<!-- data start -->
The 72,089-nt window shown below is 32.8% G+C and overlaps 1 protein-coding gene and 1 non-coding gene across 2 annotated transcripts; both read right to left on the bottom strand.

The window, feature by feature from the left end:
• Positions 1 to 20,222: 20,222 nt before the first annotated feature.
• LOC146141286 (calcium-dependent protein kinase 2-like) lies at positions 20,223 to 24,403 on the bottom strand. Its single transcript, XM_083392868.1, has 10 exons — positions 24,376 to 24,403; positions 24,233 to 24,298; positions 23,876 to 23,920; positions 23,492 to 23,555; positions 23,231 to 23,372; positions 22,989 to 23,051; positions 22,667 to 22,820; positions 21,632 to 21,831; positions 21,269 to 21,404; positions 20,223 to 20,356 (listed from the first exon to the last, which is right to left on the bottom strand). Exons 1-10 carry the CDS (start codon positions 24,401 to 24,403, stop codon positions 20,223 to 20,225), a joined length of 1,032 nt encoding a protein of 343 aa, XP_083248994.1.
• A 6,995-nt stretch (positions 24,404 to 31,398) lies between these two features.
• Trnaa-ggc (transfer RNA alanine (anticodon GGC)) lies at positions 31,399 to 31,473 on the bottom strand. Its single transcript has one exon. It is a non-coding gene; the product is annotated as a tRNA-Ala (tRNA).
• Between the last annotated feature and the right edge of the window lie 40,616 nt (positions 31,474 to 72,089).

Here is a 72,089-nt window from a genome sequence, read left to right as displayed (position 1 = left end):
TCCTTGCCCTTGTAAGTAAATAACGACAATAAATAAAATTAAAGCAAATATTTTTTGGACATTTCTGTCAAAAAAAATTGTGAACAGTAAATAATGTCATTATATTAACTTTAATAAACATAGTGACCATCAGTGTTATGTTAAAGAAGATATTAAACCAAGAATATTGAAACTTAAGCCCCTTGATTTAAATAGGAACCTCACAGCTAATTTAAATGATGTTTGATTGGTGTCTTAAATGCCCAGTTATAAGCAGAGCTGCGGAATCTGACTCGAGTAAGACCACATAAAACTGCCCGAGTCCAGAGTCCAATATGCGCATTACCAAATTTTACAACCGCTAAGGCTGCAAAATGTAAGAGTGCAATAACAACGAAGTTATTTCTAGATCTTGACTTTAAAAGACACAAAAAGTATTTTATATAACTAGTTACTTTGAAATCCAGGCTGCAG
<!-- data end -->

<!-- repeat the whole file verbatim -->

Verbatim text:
The 72,089-nt window shown below is 32.8% G+C and overlaps 1 protein-coding gene and 1 non-coding gene across 2 annotated transcripts; both read right to left on the bottom strand.

The window, feature by feature from the left end:
• Positions 1 to 20,222: 20,222 nt before the first annotated feature.
• LOC146141286 (calcium-dependent protein kinase 2-like) lies at positions 20,223 to 24,403 on the bottom strand. Its single transcript, XM_083392868.1, has 10 exons — positions 24,376 to 24,403; positions 24,233 to 24,298; positions 23,876 to 23,920; positions 23,492 to 23,555; positions 23,231 to 23,372; positions 22,989 to 23,051; positions 22,667 to 22,820; positions 21,632 to 21,831; positions 21,269 to 21,404; positions 20,223 to 20,356 (listed from the first exon to the last, which is right to left on the bottom strand). Exons 1-10 carry the CDS (start codon positions 24,401 to 24,403, stop codon positions 20,223 to 20,225), a joined length of 1,032 nt encoding a protein of 343 aa, XP_083248994.1.
• A 6,995-nt stretch (positions 24,404 to 31,398) lies between these two features.
• Trnaa-ggc (transfer RNA alanine (anticodon GGC)) lies at positions 31,399 to 31,473 on the bottom strand. Its single transcript has one exon. It is a non-coding gene; the product is annotated as a tRNA-Ala (tRNA).
• Between the last annotated feature and the right edge of the window lie 40,616 nt (positions 31,474 to 72,089).

Here is a 72,089-nt window from a genome sequence, read left to right as displayed (position 1 = left end):
TCCTTGCCCTTGTAAGTAAATAACGACAATAAATAAAATTAAAGCAAATATTTTTTGGACATTTCTGTCAAAAAAAATTGTGAACAGTAAATAATGTCATTATATTAACTTTAATAAACATAGTGACCATCAGTGTTATGTTAAAGAAGATATTAAACCAAGAATATTGAAACTTAAGCCCCTTGATTTAAATAGGAACCTCACAGCTAATTTAAATGATGTTTGATTGGTGTCTTAAATGCCCAGTTATAAGCAGAGCTGCGGAATCTGACTCGAGTAAGACCACATAAAACTGCCCGAGTCCAGAGTCCAATATGCGCATTACCAAATTTTACAACCGCTAAGGCTGCAAAATGTAAGAGTGCAATAACAACGAAGTTATTTCTAGATCTTGACTTTAAAAGACACAAAAAGTATTTTATATAACTAGTTACTTTGAAATCCAGGCTGCAG